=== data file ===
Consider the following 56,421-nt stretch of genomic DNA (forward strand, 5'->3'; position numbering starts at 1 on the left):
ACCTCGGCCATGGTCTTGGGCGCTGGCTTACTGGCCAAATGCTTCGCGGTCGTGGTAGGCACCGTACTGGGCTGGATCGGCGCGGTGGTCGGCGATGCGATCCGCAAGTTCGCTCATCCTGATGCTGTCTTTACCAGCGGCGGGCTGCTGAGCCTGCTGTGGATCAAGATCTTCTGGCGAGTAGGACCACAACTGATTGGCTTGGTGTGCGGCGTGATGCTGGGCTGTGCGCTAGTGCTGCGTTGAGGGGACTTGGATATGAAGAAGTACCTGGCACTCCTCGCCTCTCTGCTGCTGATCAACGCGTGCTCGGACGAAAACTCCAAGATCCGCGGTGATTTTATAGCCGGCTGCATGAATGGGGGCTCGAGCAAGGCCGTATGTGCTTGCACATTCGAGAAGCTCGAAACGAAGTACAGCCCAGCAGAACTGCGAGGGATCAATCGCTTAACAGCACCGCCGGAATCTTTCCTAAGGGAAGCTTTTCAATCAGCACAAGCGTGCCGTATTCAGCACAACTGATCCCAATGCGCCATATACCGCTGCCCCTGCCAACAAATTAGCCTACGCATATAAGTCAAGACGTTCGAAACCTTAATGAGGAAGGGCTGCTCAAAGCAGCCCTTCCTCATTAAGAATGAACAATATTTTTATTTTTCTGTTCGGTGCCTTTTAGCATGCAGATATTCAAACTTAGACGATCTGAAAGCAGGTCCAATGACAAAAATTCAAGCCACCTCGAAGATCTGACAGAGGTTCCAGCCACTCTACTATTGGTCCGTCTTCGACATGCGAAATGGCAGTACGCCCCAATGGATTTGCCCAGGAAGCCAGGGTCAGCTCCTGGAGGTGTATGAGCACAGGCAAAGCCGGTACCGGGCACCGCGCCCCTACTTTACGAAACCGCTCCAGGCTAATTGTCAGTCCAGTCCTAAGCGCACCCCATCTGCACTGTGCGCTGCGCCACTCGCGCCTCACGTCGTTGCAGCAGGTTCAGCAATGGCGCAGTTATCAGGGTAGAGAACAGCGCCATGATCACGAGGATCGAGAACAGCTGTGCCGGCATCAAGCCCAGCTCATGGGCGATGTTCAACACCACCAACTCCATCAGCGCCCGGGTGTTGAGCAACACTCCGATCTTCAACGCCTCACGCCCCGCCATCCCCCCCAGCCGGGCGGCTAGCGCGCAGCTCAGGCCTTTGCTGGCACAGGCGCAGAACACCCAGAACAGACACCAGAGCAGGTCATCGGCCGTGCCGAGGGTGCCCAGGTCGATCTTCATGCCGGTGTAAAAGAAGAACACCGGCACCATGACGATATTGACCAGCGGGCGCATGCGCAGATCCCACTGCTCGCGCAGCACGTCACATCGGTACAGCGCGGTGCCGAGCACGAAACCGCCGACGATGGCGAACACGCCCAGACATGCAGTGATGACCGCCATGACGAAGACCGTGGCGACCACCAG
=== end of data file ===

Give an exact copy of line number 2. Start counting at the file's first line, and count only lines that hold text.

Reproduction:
ACCTCGGCCATGGTCTTGGGCGCTGGCTTACTGGCCAAATGCTTCGCGGTCGTGGTAGGCACCGTACTGGGCTGGATCGGCGCGGTGGTCGGCGATGCGATCCGCAAGTTCGCTCATCCTGATGCTGTCTTTACCAGCGGCGGGCTGCTGAGCCTGCTGTGGATCAAGATCTTCTGGCGAGTAGGACCACAACTGATTGGCTTGGTGTGCGGCGTGATGCTGGGCTGTGCGCTAGTGCTGCGTTGAGGGGACTTGGATATGAAGAAGTACCTGGCACTCCTCGCCTCTCTGCTGCTGATCAACGCGTGCTCGGACGAAAACTCCAAGATCCGCGGTGATTTTATAGCCGGCTGCATGAATGGGGGCTCGAGCAAGGCCGTATGTGCTTGCACATTCGAGAAGCTCGAAACGAAGTACAGCCCAGCAGAACTGCGAGGGATCAATCGCTTAACAGCACCGCCGGAATCTTTCCTAAGGGAAGCTTTTCAATCAGCACAAGCGTGCCGTATTCAGCACAACTGATCCCAATGCGCCATATACCGCTGCCCCTGCCAACAAATTAGCCTACGCATATAAGTCAAGACGTTCGAAACCTTAATGAGGAAGGGCTGCTCAAAGCAGCCCTTCCTCATTAAGAATGAACAATATTTTTATTTTTCTGTTCGGTGCCTTTTAGCATGCAGATATTCAAACTTAGACGATCTGAAAGCAGGTCCAATGACAAAAATTCAAGCCACCTCGAAGATCTGACAGAGGTTCCAGCCACTCTACTATTGGTCCGTCTTCGACATGCGAAATGGCAGTACGCCCCAATGGATTTGCCCAGGAAGCCAGGGTCAGCTCCTGGAGGTGTATGAGCACAGGCAAAGCCGGTACCGGGCACCGCGCCCCTACTTTACGAAACCGCTCCAGGCTAATTGTCAGTCCAGTCCTAAGCGCACCCCATCTGCACTGTGCGCTGCGCCACTCGCGCCTCACGTCGTTGCAGCAGGTTCAGCAATGGCGCAGTTATCAGGGTAGAGAACAGCGCCATGATCACGAGGATCGAGAACAGCTGTGCCGGCATCAAGCCCAGCTCATGGGCGATGTTCAACACCACCAACTCCATCAGCGCCCGGGTGTTGAGCAACACTCCGATCTTCAACGCCTCACGCCCCGCCATCCCCCCCAGCCGGGCGGCTAGCGCGCAGCTCAGGCCTTTGCTGGCACAGGCGCAGAACACCCAGAACAGACACCAGAGCAGGTCATCGGCCGTGCCGAGGGTGCCCAGGTCGATCTTCATGCCGGTGTAAAAGAAGAACACCGGCACCATGACGATATTGACCAGCGGGCGCATGCGCAGATCCCACTGCTCGCGCAGCACGTCACATCGGTACAGCGCGGTGCCGAGCACGAAACCGCCGACGATGGCGAACACGCCCAGACATGCAGTGATGACCGCCATGACGAAGACCGTGGCGACCACCAG